Israel's Sales Down, Determination Up

June 1999


Israel's Sales Down, Determination Up

srael will emerge strengthened from its economic crisis, says the recently elected president of the Israel Diamond Exchange

'Nobody can deny that times are tough right now – not only for us, but for every diamond center," says Shmuel Schnitzer, the new president of the Israel Diamond Exchange. "But it's also a time of opportunity. Because of the world economic crisis, the cards have been reshuffled. If we play our hand right, we can emerge stronger than we were when we went in."

In 1998, Israel polished diamond exports totaled $3.63 billion, down 11% from 1997. But considering sales to Israel's second and third largest export markets – recession-stricken Hong Kong and Japan – fell 50% and 34%, it could have been worse.

"We would have liked to witness an increase in exports to all of our traditional export markets," Schnitzer says. "But that clearly was impossible, given the economic situation in Japan, Hong Kong and other East Asian markets. Nonetheless, throughout the past year, the Israeli industry demonstrated extraordinary flexibility by concentrating its focus on the United States – the world's most dynamic diamond market."

Indeed, Israeli diamond exporters performed remarkably well in the U.S., exporting $2.214 billion worth of polished goods, up 7.6% from 1997.

Moshe Schnitzer Chairs IDI
Shmuel's father, legendary Israeli diamantaire Moshe Schnitzer, was re-elected chairman of the Israel Diamond Institute by a unanimous vote of the IDI Board of Directors. He will serve a three-year term. The Israel Diamond Institute is a non-partisan organization that represents all facets of Israel's diamond sector.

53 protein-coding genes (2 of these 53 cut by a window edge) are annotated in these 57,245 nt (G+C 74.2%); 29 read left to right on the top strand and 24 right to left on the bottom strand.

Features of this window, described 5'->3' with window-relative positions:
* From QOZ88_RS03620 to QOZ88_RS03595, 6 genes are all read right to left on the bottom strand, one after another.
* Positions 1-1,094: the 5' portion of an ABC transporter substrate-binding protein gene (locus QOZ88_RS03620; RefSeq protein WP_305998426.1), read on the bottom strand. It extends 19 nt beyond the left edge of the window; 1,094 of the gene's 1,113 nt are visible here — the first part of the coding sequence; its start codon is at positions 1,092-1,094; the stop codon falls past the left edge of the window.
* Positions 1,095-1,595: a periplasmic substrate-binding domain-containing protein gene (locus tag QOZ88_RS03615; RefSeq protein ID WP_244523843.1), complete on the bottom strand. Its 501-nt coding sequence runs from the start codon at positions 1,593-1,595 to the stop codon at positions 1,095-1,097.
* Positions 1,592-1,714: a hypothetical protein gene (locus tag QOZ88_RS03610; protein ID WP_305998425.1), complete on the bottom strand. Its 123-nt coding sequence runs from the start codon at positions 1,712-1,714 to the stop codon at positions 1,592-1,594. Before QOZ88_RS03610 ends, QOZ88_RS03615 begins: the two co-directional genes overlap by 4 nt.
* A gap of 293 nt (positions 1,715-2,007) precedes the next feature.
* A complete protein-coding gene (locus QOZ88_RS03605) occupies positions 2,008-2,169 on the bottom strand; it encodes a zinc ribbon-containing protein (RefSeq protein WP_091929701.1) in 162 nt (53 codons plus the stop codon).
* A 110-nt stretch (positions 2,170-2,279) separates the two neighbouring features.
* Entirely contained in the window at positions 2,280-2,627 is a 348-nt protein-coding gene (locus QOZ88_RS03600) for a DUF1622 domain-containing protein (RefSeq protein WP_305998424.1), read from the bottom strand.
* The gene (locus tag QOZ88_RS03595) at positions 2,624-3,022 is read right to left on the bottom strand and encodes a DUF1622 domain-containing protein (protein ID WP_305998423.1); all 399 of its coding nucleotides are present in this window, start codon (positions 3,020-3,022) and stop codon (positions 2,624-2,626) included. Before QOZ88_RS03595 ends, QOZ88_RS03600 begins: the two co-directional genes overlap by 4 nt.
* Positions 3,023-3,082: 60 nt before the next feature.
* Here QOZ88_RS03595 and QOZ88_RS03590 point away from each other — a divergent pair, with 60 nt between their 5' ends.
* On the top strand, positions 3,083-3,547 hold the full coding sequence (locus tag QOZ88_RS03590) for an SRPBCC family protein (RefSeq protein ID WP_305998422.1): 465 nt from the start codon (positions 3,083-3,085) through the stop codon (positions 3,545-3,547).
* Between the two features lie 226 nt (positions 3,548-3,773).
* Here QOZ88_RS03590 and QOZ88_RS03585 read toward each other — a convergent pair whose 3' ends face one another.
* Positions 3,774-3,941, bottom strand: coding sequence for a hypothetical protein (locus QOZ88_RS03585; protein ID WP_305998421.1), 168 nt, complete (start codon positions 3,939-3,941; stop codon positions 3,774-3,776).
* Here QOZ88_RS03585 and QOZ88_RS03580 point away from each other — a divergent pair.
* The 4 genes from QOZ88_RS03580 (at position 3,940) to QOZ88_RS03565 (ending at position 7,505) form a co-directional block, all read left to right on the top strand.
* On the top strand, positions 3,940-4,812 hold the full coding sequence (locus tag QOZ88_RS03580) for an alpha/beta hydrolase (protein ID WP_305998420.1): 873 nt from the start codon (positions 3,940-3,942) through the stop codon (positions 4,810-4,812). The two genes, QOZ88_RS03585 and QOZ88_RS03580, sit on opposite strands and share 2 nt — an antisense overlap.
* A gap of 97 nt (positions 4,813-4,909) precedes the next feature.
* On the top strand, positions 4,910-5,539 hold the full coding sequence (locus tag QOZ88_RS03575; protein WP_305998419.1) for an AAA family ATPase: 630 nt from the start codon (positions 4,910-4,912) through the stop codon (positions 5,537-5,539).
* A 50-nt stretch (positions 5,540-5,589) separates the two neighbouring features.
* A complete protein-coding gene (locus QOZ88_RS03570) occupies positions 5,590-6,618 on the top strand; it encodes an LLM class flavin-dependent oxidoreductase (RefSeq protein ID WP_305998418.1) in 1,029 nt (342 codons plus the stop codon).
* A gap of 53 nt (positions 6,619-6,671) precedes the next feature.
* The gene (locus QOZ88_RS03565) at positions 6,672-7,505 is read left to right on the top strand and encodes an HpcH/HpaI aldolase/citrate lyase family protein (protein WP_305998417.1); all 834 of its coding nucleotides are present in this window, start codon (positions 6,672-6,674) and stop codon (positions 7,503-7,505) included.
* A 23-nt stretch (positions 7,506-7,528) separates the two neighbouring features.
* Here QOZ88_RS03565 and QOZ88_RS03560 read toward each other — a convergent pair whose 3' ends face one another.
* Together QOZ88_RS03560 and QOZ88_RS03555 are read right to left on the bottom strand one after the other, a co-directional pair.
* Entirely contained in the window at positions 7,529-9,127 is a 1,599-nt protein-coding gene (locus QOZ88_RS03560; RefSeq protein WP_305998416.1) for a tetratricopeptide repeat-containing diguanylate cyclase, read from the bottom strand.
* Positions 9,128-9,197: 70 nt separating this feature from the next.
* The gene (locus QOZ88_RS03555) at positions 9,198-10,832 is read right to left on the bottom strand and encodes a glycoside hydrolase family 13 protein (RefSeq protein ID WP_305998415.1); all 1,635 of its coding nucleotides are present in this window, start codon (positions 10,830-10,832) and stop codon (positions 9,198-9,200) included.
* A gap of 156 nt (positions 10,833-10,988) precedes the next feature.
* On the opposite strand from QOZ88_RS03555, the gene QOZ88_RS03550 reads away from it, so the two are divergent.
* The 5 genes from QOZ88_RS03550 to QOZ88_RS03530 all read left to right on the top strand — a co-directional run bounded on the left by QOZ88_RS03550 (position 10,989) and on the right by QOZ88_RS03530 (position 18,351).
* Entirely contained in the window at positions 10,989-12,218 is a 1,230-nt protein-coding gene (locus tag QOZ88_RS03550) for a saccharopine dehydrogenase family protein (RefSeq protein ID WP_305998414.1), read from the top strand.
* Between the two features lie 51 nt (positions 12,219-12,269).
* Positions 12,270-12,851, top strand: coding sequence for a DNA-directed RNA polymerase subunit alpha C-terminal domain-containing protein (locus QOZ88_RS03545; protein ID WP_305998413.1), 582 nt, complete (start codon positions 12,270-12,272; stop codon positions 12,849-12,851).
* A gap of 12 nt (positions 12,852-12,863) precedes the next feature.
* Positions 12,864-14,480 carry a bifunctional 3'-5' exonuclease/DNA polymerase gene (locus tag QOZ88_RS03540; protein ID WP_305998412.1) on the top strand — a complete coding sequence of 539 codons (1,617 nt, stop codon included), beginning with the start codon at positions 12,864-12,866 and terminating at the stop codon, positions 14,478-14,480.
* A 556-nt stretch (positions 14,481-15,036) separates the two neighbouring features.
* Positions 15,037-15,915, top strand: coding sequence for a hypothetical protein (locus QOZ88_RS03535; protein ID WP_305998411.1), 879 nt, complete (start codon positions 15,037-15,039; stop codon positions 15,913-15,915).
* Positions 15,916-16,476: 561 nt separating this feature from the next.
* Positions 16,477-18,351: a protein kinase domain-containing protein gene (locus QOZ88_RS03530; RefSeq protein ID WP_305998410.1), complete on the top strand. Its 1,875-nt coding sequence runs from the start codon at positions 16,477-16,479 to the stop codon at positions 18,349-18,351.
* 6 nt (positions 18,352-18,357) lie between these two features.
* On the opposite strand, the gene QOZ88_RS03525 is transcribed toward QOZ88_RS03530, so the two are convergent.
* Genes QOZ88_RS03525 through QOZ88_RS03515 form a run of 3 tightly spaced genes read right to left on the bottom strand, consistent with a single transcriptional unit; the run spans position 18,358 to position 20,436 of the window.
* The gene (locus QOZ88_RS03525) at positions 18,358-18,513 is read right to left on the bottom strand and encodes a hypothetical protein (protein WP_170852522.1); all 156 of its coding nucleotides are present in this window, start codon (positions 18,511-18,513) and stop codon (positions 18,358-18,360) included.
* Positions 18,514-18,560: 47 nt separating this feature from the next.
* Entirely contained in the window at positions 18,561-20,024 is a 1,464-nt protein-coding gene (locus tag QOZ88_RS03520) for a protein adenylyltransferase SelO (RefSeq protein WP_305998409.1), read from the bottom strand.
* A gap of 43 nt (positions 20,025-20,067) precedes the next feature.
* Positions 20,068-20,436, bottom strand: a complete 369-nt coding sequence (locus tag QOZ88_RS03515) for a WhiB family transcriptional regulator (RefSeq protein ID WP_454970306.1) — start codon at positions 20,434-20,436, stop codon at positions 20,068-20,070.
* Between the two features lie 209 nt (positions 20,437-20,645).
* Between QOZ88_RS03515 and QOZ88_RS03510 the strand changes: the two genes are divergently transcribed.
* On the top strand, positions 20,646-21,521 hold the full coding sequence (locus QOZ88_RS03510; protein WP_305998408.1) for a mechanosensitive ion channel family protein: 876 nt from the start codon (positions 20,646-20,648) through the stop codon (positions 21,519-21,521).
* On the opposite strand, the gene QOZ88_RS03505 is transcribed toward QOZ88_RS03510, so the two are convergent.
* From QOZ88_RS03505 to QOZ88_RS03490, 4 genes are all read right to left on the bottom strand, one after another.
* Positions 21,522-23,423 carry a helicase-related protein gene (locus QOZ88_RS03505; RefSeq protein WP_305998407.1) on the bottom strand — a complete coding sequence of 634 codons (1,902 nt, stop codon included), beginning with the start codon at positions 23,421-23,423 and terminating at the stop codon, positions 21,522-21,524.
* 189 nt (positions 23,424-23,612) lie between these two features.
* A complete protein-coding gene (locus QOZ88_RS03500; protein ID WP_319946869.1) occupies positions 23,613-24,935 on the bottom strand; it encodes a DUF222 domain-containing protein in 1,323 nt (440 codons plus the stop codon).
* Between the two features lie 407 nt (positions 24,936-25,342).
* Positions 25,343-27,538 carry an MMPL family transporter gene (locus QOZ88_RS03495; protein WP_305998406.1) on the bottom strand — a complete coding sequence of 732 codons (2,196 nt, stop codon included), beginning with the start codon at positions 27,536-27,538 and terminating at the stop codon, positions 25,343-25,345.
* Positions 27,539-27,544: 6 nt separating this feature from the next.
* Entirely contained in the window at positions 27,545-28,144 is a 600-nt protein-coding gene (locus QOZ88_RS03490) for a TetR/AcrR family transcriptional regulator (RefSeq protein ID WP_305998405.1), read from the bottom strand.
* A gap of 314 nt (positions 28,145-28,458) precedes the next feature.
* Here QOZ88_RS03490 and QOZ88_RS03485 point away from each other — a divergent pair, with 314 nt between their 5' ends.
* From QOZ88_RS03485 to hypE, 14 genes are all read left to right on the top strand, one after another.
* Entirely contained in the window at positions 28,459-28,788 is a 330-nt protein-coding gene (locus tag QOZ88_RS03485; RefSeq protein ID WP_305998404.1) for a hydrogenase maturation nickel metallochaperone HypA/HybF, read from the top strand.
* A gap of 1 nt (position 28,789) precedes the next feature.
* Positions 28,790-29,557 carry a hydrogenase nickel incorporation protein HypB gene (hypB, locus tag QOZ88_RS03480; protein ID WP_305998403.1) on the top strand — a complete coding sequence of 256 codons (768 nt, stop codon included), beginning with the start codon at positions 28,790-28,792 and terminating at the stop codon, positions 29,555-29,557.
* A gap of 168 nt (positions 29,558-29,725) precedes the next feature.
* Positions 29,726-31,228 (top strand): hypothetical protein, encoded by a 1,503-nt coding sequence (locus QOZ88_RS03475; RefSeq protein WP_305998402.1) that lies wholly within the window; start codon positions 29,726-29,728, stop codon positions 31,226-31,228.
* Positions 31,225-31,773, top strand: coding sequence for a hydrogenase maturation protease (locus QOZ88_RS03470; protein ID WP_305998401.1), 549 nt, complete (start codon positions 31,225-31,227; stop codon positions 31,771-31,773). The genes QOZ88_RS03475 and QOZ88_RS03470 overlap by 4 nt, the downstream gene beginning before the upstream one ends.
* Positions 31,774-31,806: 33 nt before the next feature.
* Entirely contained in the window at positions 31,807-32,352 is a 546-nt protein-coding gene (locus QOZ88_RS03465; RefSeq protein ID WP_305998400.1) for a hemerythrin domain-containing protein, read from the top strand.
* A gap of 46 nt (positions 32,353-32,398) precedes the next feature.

The elder Schnitzer says he's starting his new term at a critical moment. "Apart from the ongoing endeavor to remain competitive as a diamond manufacturing center, the Israeli diamond community has been propelled into an entirely new game of marketing," he says. "One of our immediate tasks is the establishment of contacts with rough diamond dealers wherever they may exist in the world," he says. "We are intent on expanding the rough diamond trade and making Israel a principal center for rough diamond trading."

He says the industry also continues to invest in developing advanced technology to continue the manufacturing of smaller diamonds in Israel.

IDI also appointed Ya'akov Almor as its foreign press officer. Dutch-born Almor, 41, began his career in the diamond trade 12 years ago as an associate editor at International Diamondsand later served as public relations officer of the Israel Precious Stones and Diamonds Exchange and the Israel Emerald Cutters Association. He also is a graduate gemologist.


– by Peggy Jo Donahue

Copyright © 1999 by Bond Communications.


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